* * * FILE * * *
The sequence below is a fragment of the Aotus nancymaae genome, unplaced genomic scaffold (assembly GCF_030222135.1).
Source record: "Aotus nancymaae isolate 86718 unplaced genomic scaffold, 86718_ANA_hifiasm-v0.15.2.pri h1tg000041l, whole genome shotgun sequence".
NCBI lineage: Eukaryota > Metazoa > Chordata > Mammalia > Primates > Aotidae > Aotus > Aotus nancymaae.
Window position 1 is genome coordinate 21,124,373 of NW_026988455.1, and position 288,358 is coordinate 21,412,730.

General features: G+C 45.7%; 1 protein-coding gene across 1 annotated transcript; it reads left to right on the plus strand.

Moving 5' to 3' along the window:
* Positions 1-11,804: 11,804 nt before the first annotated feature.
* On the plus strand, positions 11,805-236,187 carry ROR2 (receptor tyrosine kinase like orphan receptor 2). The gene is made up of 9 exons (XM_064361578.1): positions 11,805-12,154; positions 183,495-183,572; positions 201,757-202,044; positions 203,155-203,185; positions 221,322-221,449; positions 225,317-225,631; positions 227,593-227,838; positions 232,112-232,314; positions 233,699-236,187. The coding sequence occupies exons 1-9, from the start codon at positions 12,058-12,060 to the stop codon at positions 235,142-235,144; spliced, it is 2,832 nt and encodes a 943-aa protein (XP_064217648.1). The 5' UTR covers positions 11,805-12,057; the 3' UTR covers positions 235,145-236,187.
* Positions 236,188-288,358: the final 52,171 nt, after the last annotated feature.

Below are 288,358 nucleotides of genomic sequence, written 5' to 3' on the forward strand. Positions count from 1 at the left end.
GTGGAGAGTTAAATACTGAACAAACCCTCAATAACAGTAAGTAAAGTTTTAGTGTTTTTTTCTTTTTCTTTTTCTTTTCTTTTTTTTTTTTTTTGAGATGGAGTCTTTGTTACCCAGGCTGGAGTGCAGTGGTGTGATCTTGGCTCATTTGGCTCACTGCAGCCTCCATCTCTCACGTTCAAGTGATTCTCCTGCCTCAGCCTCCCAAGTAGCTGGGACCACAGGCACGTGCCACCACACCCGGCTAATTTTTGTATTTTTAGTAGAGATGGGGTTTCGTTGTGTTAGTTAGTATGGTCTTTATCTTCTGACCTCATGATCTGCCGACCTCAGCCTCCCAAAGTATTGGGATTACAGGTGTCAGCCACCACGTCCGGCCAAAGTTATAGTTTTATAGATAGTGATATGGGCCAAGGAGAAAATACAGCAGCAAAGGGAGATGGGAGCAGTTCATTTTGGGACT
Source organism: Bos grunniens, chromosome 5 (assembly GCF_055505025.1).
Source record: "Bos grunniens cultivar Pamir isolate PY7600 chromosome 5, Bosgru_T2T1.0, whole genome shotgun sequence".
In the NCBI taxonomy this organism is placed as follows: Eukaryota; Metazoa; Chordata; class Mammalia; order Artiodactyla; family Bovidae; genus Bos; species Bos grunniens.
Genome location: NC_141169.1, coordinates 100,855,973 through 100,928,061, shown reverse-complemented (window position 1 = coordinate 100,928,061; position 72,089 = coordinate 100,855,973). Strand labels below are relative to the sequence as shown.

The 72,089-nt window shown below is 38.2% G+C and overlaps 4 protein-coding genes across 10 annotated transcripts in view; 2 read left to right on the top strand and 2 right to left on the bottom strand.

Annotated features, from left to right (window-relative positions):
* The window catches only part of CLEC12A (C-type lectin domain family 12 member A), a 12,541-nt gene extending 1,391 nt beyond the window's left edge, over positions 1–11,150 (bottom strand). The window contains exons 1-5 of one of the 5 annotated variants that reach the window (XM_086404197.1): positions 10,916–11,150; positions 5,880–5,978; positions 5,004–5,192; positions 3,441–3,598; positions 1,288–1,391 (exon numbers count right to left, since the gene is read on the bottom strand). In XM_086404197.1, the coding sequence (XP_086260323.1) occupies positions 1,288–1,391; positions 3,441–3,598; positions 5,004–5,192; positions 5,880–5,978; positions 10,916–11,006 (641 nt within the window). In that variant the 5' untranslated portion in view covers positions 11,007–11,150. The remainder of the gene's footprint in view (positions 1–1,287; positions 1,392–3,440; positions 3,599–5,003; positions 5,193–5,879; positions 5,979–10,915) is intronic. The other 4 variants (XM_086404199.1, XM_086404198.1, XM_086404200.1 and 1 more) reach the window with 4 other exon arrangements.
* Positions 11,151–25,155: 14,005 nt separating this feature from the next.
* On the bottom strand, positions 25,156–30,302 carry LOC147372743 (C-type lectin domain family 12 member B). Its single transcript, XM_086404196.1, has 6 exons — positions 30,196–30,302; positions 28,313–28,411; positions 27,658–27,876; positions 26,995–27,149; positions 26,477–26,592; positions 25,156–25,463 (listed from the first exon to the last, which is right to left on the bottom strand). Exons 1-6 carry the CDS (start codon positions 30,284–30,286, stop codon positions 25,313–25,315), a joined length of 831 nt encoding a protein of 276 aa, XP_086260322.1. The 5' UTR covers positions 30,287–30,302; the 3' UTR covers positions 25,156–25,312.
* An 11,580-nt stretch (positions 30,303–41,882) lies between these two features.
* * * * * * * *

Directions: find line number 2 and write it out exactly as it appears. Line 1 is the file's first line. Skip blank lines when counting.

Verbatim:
Source record: "Aotus nancymaae isolate 86718 unplaced genomic scaffold, 86718_ANA_hifiasm-v0.15.2.pri h1tg000041l, whole genome shotgun sequence".